Most were not sure what they got on completion
6 Leading Successful Projects User involvement (know what they want) Experienced, skilled project manager Clear business objectives Minimized scope (to reduce overall time) Standardization (processes, vendors, etc.) Firm basic requirements (minimal change)
Proper planning and ownership of results
7 Leading Successful Projects Lack of user input and agreement Lack of executive support and commitment Unfamiliarity with technical content
Lack of planning and monitoring
8 Leading Successful Projects Is there a need for PM skills? Project Management is a key skill for implementing change, whether operational or strategic With improved project management skills, we will know: How we will do it and when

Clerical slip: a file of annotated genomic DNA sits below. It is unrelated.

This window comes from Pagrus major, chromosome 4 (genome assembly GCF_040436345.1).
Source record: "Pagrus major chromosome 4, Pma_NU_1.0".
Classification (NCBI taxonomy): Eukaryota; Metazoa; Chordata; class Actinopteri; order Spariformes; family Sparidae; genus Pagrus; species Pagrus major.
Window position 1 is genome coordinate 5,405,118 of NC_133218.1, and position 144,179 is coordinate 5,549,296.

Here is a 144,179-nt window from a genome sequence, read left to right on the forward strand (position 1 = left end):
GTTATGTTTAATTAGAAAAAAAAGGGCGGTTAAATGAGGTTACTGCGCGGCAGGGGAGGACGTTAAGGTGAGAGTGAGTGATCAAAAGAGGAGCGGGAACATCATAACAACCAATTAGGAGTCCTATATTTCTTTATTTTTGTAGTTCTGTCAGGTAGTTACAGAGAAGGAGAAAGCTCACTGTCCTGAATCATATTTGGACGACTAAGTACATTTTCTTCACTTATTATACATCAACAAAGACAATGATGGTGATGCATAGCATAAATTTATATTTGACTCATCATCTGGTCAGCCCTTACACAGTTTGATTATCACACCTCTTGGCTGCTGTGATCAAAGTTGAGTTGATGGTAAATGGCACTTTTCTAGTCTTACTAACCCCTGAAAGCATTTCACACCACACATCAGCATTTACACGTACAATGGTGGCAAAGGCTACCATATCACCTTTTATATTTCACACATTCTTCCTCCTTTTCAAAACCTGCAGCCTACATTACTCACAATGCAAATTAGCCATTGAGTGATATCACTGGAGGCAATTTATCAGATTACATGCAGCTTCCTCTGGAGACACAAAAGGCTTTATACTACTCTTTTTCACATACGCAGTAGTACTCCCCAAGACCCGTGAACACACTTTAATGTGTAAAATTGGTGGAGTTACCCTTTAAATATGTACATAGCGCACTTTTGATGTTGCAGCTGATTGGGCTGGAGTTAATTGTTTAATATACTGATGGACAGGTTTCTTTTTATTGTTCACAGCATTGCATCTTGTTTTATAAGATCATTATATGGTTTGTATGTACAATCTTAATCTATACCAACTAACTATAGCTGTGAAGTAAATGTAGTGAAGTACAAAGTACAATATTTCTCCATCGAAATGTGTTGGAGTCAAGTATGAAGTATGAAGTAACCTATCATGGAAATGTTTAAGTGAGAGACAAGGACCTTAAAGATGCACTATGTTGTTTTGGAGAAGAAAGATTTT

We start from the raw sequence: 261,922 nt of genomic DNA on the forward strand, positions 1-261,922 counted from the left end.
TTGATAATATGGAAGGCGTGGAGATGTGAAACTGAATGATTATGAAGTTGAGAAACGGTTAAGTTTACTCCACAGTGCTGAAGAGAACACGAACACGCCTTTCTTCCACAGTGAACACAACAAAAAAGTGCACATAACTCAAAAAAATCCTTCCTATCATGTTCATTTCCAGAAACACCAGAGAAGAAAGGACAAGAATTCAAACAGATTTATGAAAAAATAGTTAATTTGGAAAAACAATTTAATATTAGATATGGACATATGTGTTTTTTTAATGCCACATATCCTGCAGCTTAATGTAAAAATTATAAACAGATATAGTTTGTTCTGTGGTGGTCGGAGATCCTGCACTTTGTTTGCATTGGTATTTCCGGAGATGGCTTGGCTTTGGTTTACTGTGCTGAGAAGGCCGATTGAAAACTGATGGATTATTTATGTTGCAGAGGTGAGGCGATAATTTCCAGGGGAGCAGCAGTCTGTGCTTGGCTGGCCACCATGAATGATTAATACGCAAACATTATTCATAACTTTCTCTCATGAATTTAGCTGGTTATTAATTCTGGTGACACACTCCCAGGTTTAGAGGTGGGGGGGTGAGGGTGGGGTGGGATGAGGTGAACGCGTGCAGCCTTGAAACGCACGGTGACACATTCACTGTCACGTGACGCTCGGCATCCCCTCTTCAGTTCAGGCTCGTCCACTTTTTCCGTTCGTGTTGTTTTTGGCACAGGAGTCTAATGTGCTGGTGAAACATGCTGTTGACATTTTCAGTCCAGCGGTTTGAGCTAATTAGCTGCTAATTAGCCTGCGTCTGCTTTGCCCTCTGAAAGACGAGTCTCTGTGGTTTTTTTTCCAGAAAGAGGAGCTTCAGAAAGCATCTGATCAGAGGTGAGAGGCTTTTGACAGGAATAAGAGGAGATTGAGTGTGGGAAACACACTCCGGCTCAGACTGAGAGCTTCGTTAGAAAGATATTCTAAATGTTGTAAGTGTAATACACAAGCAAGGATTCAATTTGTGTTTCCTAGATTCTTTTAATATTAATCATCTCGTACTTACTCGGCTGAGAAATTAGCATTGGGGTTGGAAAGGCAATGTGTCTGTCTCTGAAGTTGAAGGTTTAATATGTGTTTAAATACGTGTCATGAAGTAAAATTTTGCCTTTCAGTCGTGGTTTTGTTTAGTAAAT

Who will be responsible for doing it
9 Leading Successful Projects LET’S GO AROUND THE TABLE AND GIVE AN UPDATE ON EACH OF OUR PROJECTS. MY PROJECT IS A PATHETIC SERIES OF POORLY PLANNED, NEAR-RANDOM ACTS. MY LIFE IS A TRAGEDY OF EMOTIONAL DESPERATION. IT’S MORE OR LESS CUSTOMARY TO SAY THINGS ARE GOING FINE. I THINK I NEED A HUG.
Number 1 Motivator for Change?
10 Leading Successful Projects How will you see the Pain? Only 70% of all Projects deliver the required results with the expected quality on time, and within budget Do your projects always meet their original objectives? Are customers/users delighted with project results, cost and timing? What is the approximated dollar value of all projects done each year?
What is the impact of doing or not doing projects better, faster and cheaper?